The Commission published Guidelines aimed to prevent the overuse and misuse of antibiotics by sharing best-practices in Member States.
Antimicrobial resistance (AMR) causes 25,000 deaths annually and over €1.5 billion in healthcare expenses and productivity losses in Europe alone. These latest guidelines are one of the key deliverables in the EU action plan on AMR. They provide, at a glance, Member States authorities, farmers and veterinarians with practical examples of what is being done in other EU countries to promote the prudent use of antimicrobials in veterinary medicine. Such measures can contribute to the control of AMR also in human medicine.
In relation to AMR and pig production, when an infection requiring the use of antimicrobials is found in certain holdings, an in-depth analysis of the problem should be carried out, and steps taken to limit the spread, and prevent the recurrence of the infection, possible measures to be taken include:
- avoiding the prophylactic use of antimicrobials in new-born piglets (and after weaning), as a part of a herd health strategy;
- implementing an ‘all-in all-out’ system of production, thoroughly cleaning and disinfecting production units when animals move into, within and out of the herd;
- isolating the pathogen and considering a vaccination strategy where available (e.g. atrophic rhinitis);
- checking and ensuring that the ventilation system and general housing environment are functioning correctly and making sure it is possible to change the conditions if there is a high frequency of recurring respiratory diseases or environmental conditions are poor (e.g. in summer, when there can be a dramatic increase in temperatures and in the ammonia concentration in the environment, which, if the ventilation system is not adjusted, exacerbates respiratory conditions);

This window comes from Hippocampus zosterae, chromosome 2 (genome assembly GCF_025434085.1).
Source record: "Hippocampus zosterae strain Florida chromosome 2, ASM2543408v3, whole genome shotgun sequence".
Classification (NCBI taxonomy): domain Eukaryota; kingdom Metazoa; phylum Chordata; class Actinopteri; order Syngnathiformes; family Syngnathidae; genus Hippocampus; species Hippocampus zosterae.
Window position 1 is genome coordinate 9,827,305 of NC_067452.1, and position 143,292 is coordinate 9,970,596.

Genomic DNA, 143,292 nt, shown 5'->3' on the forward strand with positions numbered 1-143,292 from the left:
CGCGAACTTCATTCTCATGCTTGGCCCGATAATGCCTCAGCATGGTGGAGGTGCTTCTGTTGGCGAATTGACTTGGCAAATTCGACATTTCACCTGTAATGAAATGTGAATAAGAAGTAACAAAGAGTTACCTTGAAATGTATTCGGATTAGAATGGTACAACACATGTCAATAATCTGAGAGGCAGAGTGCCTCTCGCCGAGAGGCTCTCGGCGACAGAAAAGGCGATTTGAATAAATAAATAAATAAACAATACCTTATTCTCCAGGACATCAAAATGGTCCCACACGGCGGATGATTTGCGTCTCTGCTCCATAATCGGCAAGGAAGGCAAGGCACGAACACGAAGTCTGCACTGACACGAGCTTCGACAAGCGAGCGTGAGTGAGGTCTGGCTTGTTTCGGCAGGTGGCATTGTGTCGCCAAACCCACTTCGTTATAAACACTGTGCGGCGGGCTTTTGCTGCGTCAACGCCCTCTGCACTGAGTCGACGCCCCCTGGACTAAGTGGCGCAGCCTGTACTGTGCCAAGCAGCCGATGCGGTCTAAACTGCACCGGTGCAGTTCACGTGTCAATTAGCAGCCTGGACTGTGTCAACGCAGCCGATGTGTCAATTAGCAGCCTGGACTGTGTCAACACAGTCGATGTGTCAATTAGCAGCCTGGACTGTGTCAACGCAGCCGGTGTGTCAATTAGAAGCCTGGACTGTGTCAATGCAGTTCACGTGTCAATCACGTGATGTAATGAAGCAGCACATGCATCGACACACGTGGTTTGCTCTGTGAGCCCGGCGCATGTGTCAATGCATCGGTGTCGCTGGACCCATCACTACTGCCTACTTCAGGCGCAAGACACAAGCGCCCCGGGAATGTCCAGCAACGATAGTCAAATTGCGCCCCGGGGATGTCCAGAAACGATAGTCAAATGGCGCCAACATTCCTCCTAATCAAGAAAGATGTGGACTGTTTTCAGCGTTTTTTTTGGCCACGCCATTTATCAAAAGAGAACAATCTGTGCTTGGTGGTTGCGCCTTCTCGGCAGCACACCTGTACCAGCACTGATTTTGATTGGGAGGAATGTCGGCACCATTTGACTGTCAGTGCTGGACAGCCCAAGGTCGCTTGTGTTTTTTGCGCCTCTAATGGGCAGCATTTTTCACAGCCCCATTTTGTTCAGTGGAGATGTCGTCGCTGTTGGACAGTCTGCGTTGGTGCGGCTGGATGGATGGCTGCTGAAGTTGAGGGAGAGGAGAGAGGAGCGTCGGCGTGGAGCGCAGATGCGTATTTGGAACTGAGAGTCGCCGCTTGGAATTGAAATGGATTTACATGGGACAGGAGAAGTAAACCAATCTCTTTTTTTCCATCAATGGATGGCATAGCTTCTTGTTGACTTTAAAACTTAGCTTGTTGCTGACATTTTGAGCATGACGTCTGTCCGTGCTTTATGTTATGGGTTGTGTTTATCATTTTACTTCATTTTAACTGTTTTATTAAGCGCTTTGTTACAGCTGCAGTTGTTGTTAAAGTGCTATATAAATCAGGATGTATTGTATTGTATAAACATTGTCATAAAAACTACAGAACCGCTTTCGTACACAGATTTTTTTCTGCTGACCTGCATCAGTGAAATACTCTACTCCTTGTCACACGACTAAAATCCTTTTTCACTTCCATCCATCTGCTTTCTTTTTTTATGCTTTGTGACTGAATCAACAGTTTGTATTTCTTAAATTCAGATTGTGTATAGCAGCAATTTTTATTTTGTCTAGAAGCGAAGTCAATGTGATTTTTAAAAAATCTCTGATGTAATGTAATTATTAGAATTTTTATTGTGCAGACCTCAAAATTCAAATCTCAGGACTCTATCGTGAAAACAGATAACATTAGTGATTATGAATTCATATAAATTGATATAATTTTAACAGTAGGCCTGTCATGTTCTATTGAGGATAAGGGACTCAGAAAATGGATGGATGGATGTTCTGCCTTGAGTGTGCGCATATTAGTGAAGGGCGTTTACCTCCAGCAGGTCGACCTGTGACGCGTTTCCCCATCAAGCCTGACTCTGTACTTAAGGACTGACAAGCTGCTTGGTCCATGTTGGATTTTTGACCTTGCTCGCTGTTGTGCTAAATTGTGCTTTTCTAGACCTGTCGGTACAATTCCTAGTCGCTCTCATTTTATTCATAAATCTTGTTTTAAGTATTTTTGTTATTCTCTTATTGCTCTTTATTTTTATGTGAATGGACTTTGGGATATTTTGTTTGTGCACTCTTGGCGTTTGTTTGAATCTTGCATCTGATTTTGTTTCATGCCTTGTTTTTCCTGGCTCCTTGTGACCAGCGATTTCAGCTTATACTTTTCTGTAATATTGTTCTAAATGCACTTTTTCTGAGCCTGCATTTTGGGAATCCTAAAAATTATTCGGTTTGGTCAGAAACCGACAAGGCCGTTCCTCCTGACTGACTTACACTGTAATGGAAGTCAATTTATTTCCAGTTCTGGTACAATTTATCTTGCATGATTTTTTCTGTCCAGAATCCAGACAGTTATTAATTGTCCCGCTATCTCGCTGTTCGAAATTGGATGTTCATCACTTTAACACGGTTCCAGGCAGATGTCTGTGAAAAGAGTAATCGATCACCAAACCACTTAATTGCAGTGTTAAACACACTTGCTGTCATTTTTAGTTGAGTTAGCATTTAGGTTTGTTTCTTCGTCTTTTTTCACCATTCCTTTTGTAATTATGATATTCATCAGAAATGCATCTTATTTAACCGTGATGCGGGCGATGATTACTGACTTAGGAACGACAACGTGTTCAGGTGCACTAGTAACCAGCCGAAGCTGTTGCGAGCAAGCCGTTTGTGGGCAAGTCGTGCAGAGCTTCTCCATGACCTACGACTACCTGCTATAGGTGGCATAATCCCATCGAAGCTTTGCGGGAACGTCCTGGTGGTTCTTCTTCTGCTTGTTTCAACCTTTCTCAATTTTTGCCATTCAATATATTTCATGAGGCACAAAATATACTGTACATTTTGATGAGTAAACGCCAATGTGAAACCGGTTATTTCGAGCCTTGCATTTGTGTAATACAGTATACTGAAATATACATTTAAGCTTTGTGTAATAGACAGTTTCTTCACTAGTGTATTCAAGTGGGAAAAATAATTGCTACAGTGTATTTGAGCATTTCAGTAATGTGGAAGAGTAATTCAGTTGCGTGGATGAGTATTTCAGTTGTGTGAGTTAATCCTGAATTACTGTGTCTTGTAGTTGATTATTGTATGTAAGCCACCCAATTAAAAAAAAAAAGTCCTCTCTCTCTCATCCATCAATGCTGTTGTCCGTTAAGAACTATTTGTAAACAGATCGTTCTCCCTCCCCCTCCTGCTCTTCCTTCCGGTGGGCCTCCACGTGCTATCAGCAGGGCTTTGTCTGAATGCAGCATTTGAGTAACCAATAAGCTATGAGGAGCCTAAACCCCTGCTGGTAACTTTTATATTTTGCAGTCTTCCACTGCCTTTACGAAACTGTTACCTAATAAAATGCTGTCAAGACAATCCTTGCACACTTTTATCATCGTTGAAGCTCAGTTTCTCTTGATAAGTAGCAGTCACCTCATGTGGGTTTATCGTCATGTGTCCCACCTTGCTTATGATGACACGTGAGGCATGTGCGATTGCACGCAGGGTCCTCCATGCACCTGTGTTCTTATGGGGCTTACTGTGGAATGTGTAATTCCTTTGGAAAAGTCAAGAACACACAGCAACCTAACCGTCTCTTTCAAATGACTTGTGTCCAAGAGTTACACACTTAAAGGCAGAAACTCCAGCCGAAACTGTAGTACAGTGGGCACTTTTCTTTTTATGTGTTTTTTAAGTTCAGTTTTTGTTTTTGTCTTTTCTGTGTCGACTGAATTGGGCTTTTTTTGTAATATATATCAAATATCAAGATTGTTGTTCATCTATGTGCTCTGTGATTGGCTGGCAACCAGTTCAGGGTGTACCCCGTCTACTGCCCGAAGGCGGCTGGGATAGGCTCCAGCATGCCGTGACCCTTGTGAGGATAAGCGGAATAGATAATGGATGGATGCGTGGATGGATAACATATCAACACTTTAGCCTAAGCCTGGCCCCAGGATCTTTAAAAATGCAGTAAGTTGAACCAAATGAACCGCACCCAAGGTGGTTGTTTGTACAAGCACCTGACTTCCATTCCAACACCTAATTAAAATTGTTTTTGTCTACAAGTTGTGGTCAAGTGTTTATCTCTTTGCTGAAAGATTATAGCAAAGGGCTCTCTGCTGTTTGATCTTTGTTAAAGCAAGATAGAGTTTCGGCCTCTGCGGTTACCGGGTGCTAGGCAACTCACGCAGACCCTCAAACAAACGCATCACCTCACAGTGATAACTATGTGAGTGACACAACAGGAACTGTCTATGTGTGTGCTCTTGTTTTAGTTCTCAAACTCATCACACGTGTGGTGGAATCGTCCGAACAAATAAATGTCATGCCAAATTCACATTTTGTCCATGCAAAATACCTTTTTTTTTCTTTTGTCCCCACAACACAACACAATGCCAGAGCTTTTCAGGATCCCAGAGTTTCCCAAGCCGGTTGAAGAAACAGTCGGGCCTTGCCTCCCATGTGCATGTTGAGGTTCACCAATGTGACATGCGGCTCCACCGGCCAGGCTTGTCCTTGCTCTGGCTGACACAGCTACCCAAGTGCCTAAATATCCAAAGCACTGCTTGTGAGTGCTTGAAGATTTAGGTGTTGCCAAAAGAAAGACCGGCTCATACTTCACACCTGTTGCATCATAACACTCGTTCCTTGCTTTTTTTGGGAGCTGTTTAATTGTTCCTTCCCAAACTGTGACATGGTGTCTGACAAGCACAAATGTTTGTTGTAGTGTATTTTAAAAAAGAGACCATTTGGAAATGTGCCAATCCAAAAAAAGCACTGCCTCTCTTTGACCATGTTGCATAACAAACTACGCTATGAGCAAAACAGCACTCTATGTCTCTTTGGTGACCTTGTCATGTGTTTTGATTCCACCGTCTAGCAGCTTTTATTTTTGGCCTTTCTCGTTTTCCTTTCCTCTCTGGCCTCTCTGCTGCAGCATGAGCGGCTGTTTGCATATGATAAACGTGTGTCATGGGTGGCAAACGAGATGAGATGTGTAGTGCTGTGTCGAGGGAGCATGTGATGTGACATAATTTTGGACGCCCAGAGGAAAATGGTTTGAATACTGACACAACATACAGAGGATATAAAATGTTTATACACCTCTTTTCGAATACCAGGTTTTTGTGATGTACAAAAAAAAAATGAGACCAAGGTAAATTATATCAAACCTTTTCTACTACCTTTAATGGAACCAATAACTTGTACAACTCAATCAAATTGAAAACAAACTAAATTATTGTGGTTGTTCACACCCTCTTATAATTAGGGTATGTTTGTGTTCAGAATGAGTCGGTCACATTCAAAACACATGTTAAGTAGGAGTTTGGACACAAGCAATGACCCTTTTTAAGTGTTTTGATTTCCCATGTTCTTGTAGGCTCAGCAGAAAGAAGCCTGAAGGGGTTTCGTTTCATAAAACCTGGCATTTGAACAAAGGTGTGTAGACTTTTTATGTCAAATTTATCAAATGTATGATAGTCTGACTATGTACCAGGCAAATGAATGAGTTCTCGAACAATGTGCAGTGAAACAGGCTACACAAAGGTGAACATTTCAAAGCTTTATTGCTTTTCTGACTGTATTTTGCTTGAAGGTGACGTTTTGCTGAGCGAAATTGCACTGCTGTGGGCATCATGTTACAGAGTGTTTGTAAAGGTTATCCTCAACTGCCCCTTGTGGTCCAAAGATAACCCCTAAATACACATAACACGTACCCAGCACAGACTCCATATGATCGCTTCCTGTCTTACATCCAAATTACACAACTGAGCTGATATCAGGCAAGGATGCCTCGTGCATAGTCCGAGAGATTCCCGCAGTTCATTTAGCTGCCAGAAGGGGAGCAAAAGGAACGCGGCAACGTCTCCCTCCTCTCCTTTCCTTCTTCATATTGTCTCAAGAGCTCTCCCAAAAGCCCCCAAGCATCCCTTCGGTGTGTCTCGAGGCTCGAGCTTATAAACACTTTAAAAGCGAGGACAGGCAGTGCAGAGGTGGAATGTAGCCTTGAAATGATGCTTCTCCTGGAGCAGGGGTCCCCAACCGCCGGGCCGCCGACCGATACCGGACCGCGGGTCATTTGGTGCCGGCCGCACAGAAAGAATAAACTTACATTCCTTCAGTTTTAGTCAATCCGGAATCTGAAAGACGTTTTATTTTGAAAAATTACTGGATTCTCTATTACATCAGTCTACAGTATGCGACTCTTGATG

- establishing appropriate feeding strategies based on the pigs' age, especially at weaning;
- avoiding mixing within the herd, or quarantining stock for an appropriate period prior to mixing;
- reassessing weaning management in cases of recurrent weaning diarrhoea (considering in particular hygiene, the age of the pigs, the use of ‘all-in all-out’ systems, ways of reducing the stress suffered by the animals and alternatives to the prophylactic use of antimicrobials);
- eliminating recurrent cases of post-partum dysgalactiae syndrome by ensuring appropriate selection of sows, good hygiene at parturition and adapted feeding;
- limiting the trading and movement of pigs to mitigate the spread of infections and organisms such as methicillin-resistant Staphylococcus aureus (MRSA).
There is an increasing need to establish integrated pig production systems that avoid the mixing of animals and minimise long-distance transport (e.g. closed farms and an integrated approach between breeding and fattening farms). In addition, breeding targets should focus not only on production parameters but also on the increased resistance to infections. A holistic approach to disease prevention should be adopted.
Friday September 11, 2015/ EC/ European Union.